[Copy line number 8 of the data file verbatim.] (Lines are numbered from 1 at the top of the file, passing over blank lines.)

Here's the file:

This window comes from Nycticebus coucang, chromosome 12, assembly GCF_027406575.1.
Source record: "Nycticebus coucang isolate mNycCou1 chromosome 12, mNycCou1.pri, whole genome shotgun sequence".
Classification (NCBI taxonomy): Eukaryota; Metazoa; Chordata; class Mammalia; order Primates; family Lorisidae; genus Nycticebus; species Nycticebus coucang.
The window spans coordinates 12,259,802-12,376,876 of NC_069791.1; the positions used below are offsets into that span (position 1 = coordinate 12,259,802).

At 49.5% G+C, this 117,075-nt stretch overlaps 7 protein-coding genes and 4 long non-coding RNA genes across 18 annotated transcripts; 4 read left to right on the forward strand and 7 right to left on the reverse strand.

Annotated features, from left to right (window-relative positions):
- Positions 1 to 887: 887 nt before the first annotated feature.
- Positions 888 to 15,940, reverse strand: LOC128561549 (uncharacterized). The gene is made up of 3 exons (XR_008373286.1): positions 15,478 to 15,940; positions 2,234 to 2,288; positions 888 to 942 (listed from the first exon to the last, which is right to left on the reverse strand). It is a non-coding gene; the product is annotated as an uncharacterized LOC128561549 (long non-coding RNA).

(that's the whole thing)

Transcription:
- Positions 888 to 15,940, reverse strand: LOC128561549 (uncharacterized). The gene is made up of 3 exons (XR_008373286.1): positions 15,478 to 15,940; positions 2,234 to 2,288; positions 888 to 942 (listed from the first exon to the last, which is right to left on the reverse strand). It is a non-coding gene; the product is annotated as an uncharacterized LOC128561549 (long non-coding RNA).